Group member Bob Recker isn’t a farmer. He spent 41 years as a product engineer for John Deere before retiring five years ago to start Cedar Valley Innovation, an aerial crop-scouting and interpretation business. “If I see variation from the air, you’ll see it on a yield map,” Recker says.
He’s also fascinated with single-plant growth and yield. He measures the grain from each plant and calculates the single plant yield based on the space that the plant occupies. He believes that understanding plant variability and its causes can lead to improved yield for the whole field.
“A quality conversation has direct economic value,” Bolson says. “You can’t replicate what you learn firsthand. It becomes part of your decision-making without you knowing it.
“I knew Bob, Clay and Wade had things to say that other farmers in the group should hear. There’s a lot of interest in cover crops; I knew Joel and others also wanted the interaction we could have with him one on one,” Bolson says. “For me, this meeting was another chance to pick up on segments of the conversation to see what we can do better on our family farm.”
The next meeting will probably be this winter.
Strip-till brought us together
“A common interest in strip-till is what brought us together,” says Loran Steinlage of West Union, Iowa, who organized a group of farmers and ag specialist who communicate regularly virtually and sometimes in person.
“But we’re interested in a broader picture. We ‘talk’ about a lot of agronomy issues. A handful of us go way back, more than 15 years, in bouncing ideas off each other. Two years ago we probably had 20 to 30 people on an email group.”
But emailing wasn’t efficient, Steinlage says, so the group moved to a Facebook page. “Most of us are from Ag Talk. But that’s a big group. We have things we want to share with each other, but not so publicly,” Steinlage adds. Members call, text, and email each other as well as use the Facebook page. The group has now grown to about 100 members, ranging as far as California, Washington, Texas and North Carolina.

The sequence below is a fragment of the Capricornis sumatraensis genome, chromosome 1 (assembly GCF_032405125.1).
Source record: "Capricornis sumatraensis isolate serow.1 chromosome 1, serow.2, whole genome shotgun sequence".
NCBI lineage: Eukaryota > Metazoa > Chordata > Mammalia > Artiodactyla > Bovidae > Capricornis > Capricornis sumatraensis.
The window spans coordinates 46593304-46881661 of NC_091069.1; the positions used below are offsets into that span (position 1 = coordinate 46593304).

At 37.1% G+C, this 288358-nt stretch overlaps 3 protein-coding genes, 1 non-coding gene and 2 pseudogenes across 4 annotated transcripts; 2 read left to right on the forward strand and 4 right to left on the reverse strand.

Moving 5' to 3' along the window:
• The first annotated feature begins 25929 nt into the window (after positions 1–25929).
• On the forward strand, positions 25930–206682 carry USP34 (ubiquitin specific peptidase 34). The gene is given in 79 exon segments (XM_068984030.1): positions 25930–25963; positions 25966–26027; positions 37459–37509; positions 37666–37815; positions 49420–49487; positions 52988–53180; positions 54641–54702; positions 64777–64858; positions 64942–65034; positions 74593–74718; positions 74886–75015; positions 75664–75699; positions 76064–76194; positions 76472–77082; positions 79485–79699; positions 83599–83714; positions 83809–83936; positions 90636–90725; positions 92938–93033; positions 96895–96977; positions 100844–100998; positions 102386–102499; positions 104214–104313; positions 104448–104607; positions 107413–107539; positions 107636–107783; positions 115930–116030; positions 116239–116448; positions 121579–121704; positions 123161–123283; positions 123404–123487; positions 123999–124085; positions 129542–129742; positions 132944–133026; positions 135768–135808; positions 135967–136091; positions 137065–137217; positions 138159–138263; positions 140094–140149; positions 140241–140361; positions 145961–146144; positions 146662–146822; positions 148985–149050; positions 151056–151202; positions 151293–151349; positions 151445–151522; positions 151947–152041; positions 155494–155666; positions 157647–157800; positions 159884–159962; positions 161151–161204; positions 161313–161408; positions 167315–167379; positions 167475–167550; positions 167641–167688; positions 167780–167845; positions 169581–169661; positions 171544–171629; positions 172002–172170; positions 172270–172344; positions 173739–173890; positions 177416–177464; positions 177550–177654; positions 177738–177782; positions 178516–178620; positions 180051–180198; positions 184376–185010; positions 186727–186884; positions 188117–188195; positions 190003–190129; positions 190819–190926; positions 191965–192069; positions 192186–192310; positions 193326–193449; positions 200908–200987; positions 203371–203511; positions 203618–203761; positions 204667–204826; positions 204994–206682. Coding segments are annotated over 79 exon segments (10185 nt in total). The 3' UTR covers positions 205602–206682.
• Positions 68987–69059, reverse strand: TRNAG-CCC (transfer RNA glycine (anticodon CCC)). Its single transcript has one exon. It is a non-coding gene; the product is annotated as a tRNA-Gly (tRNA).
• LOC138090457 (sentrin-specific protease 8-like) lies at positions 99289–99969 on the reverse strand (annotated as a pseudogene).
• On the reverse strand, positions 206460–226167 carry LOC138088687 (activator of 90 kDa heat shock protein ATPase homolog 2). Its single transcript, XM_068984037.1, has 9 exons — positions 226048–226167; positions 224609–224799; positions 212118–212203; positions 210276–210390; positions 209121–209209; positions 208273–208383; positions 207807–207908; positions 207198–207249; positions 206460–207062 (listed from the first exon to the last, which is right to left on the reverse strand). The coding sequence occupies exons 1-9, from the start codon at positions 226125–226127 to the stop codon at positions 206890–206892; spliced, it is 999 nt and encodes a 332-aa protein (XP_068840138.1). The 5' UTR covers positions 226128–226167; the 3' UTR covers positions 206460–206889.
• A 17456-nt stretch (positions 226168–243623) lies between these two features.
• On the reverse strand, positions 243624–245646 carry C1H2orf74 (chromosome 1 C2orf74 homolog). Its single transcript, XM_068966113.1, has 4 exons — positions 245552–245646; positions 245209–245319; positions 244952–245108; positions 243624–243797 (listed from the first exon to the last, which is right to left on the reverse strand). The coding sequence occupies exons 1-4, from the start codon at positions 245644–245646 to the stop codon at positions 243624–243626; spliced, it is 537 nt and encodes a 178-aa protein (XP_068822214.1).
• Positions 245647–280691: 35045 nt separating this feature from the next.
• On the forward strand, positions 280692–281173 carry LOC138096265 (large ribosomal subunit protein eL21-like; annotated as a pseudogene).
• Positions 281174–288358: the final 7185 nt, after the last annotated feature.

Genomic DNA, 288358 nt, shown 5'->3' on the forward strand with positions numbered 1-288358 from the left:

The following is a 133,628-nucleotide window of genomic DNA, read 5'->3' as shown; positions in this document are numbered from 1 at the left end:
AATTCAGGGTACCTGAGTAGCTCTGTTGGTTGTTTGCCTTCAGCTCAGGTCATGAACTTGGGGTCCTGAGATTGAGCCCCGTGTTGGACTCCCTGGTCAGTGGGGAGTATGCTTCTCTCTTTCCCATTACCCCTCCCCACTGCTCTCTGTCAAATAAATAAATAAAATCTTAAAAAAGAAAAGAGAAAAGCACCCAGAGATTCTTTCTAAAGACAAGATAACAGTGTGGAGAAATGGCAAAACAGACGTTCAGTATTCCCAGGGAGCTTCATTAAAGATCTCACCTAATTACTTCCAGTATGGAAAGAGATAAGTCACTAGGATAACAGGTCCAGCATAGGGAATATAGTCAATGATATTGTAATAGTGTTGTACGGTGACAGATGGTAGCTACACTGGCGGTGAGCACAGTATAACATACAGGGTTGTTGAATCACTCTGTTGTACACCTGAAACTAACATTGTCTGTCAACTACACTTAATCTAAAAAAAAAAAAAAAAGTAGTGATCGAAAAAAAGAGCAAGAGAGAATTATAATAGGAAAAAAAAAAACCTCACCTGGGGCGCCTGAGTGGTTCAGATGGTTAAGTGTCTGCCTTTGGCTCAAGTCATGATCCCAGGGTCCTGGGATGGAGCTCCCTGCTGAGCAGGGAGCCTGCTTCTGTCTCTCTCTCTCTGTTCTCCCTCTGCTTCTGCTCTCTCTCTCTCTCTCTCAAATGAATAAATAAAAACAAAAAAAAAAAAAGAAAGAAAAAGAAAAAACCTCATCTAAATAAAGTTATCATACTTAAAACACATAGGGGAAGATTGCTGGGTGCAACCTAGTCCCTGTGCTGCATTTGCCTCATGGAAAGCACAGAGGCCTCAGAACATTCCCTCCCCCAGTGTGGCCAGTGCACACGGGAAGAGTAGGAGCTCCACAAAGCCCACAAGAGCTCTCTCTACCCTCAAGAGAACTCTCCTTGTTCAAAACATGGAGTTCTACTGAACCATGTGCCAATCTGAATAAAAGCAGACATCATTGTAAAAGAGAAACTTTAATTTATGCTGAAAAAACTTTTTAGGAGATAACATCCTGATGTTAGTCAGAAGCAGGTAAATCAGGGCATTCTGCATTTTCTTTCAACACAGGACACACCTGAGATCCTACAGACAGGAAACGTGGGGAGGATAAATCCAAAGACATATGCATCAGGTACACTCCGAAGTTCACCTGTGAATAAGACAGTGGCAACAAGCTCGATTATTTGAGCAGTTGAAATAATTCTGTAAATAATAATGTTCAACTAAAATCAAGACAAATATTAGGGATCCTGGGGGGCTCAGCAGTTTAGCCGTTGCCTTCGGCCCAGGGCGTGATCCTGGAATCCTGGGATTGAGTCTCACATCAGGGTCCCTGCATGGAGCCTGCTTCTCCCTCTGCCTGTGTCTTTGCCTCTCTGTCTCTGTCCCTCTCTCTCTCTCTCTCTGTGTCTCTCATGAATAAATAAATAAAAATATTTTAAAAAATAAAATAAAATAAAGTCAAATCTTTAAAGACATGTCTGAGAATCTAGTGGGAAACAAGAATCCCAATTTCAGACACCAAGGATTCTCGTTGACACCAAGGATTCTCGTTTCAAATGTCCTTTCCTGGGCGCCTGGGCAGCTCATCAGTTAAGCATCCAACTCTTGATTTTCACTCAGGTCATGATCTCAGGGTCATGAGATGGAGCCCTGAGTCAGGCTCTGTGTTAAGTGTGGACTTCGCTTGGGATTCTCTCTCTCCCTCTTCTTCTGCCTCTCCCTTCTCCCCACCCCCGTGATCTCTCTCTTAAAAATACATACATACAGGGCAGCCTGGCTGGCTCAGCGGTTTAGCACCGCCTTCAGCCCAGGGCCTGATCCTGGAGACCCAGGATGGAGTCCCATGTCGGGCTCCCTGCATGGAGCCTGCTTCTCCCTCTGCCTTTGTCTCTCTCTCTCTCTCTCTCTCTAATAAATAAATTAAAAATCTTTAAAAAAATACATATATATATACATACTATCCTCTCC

“I’m involved in some other farm groups, but this one is focused on agronomy and business,” Steinlage says. “I probably call more people outside the state of Iowa than inside. If we travel across the country, I’m going to stop in and see some of them, too. You just have a wealth of experience at your fingertips with this group—experience you can’t find locally.”
“What’s a little unique here is we have biotechnology, organic farming, small-grain farmers, crop advisors, custom applicators, industry reps and others in the group. Everyone respects everyone else, and takes time to learn from everyone else. I like the diversity,” says group member Jacob Bolson.
New members have to be invited by a current member and approved by Steinlage. “We’re concerned about the group getting too large,” he says. “We want to know who’s in the group, know we can trust what they say. The openness and confidentiality of this group is important.”
The trust the members have in each other was what brought Jeff Reints of Shell Rock, Iowa to his first meeting with the group. He was invited by a farm-equipment rep. “They’re strip-tillers, they were going to talk about cover crops, and I wanted to meet them,” Reints says.
There are no group officers or dues. At meetings, the costs are added up and the hat is passed for donations before everyone goes home.
“I’m a ‘better mousetrap’ kind of guy,” Steinlage says. “I’m still evolving, watching some of the Minnesota farmers, because they’re in colder soils, like me. But I’ve also learned a lot from the Delta (South) farmers, too, and other folks from coast to coast. My dad set me up to learn. This is what drives me, learning firsthand. I like to learn and I like to help others learn.”